The COVID-19 crisis in Brazil as a case for political, not legal, constitutionalism.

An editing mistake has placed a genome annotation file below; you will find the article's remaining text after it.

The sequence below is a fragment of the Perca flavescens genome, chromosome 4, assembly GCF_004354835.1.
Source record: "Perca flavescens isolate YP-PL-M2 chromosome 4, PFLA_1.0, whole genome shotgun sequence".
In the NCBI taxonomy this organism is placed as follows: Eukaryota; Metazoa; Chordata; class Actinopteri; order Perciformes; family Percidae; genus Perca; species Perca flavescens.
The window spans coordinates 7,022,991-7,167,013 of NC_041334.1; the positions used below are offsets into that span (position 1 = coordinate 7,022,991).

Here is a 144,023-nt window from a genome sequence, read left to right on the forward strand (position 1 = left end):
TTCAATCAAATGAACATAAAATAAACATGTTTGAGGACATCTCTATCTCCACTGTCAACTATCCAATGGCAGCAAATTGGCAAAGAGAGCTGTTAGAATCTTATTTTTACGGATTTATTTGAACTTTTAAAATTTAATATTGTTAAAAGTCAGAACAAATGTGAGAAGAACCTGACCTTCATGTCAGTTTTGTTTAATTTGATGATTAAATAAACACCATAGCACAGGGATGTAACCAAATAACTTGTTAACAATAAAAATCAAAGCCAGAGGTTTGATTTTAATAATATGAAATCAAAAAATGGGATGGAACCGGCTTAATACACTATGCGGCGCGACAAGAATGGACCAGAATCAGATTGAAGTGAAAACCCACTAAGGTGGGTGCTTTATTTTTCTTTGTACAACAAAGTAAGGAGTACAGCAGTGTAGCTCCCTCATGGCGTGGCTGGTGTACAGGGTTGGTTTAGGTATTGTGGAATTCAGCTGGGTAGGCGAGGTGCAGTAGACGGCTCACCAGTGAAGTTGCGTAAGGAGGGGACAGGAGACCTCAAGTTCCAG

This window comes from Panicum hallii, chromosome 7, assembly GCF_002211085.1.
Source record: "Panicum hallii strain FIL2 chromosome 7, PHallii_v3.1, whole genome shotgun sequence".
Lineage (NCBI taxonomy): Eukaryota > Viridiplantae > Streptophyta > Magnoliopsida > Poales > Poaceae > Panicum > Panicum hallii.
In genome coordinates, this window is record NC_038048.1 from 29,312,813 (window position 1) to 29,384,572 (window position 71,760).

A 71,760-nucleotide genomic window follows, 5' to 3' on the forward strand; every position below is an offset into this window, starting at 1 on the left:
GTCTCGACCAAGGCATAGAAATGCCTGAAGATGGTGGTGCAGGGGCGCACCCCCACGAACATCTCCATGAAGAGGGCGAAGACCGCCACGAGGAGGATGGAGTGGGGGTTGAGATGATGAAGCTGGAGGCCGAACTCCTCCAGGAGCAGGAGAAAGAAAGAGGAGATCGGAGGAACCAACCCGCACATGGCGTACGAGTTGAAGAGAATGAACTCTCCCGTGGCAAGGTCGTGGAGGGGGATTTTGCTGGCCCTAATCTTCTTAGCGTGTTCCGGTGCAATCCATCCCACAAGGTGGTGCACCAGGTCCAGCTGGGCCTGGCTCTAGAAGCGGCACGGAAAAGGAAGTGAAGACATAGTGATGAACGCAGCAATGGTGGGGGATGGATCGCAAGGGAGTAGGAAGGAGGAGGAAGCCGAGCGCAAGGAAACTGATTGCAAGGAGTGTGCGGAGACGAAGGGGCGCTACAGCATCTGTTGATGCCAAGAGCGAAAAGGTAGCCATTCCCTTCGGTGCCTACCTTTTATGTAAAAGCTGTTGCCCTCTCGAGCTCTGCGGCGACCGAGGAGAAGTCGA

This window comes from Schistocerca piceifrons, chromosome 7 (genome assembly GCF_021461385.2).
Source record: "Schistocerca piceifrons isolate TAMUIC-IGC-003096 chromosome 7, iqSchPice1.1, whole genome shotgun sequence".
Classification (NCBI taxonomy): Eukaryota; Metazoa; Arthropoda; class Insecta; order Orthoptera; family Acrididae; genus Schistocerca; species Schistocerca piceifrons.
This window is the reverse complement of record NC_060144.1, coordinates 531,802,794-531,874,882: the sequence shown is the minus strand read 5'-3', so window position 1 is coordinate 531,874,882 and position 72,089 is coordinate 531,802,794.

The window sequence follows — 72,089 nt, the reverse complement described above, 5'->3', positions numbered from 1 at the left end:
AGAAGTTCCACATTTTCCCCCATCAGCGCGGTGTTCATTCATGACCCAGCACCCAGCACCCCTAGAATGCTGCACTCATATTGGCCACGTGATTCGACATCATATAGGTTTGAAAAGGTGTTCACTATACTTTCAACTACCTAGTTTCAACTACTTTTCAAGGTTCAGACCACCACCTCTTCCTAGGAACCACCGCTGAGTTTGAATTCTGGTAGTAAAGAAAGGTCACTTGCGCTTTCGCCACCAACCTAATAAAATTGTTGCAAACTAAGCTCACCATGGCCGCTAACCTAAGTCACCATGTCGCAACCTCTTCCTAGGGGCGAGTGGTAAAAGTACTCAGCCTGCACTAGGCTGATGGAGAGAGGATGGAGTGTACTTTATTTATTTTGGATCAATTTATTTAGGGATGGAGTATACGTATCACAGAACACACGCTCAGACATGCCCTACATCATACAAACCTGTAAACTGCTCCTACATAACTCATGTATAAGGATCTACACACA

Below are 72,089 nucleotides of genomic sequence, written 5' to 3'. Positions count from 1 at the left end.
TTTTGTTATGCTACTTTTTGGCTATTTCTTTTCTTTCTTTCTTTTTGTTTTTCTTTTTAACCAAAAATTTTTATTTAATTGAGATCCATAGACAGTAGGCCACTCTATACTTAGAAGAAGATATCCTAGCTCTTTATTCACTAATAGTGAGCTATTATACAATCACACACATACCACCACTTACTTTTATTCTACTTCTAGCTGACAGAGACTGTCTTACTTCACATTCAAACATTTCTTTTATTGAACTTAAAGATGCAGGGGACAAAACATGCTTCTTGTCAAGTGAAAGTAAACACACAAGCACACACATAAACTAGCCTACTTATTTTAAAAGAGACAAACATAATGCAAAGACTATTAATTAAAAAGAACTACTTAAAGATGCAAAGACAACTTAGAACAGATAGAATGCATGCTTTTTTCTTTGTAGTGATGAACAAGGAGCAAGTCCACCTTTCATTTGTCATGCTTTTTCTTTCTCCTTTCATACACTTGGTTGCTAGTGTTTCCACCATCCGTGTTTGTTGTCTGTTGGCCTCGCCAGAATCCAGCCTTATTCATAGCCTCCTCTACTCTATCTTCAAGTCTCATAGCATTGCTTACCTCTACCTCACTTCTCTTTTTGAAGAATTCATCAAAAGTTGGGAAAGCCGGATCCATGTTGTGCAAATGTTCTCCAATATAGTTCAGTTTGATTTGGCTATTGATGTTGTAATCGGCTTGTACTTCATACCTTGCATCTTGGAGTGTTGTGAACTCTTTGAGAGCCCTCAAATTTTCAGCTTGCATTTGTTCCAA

In this paper we analyze the performance of the brazilian Supreme Federal Court (STF) in the control of acts of the federal executive power during the health emergency of Covid-19. In particular, submit to scrutiny the belief that in the period marked the STF would have acted endowed with legitimacy and effective capacity to act in defense of the democratic constitutional order and the federation, in a context in which the legislative power and other representative institutions lacked strength and/or interest to face a potentially authoritarian executive power. We suggest that this view be rejected in favor of a more “political” constitutional perspective: the authority of the STF during the crisis is a variable essentially dependent on a previous and uncertain coalition of political forces outside the court, for which the executive powers of the states and “public opinion” were decisive.